Now, he's not even going to make any money, and if he does, it will be peanuts. There are a few ways to look at this. First, you have to give credit, whether it seems "fair" or not, to Bernard Hopkins and Golden Boy Promotions. The first $3.5 million going to Hopkins and Golden Boy, when $3.5 million was no guarantee for this fight at all, is a shrewd business move. Jones and his people clearly lost the battle at the negotiating table on that one, perhaps because they were delusional enough to grossly overestimate public demand for this fight.

Let's say Jones had beaten Danny Green in December and this fight had happened with both coming off of wins. Would it have been that much different? Neither man has sold a fight in a long time. Their last major PPV appearances in 2008, promoted by HBO, were flops (Hopkins-Pavlik and Jones-Calzaghe). Hopkins, frankly, has never been a major star. Jones was a bigger star, but was never a crossover, big-selling guy like Oscar de la Hoya or the last few years of Floyd Mayweather Jr.'s career.

The talk was already there that it was way too late for anyone to really care about a Jones-Hopkins rematch. I think they'd have done a bit better. For one thing, HBO would have promoted the fight, at least a little, and that would have helped. For another thing, Jones wouldn't have been just stopped in a round by a guy from Australia who has no name value in the States. Even among the American diehards, those who know much about Danny Green don't turn up in significant numbers.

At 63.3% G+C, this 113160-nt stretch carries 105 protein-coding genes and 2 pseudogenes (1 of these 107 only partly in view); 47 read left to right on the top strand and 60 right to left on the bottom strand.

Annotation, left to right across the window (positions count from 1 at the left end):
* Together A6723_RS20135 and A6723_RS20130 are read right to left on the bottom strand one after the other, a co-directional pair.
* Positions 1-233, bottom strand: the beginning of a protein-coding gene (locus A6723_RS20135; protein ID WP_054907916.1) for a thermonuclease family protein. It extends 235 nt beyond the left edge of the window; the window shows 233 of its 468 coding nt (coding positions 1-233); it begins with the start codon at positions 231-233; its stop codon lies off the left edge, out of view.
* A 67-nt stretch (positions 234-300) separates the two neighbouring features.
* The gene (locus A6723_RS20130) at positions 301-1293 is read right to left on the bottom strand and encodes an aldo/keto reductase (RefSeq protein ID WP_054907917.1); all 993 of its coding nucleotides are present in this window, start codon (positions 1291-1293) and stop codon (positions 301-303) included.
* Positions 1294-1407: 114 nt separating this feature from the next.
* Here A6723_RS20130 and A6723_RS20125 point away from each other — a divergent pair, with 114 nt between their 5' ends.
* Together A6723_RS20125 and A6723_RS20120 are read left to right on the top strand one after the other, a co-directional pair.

There's a chance they did better than 100,000 on pay-per-view, but I don't think it's much of a chance at this point. My very high-end estimate was 250,000 buys, and I conceded that it could easily have been half of that. So let's even say they did 125K or 150K. Jones still makes almost nothing for the fight. Bottom line is if this was Roy's way of making it to the bank with a smile one final time, it's not happening.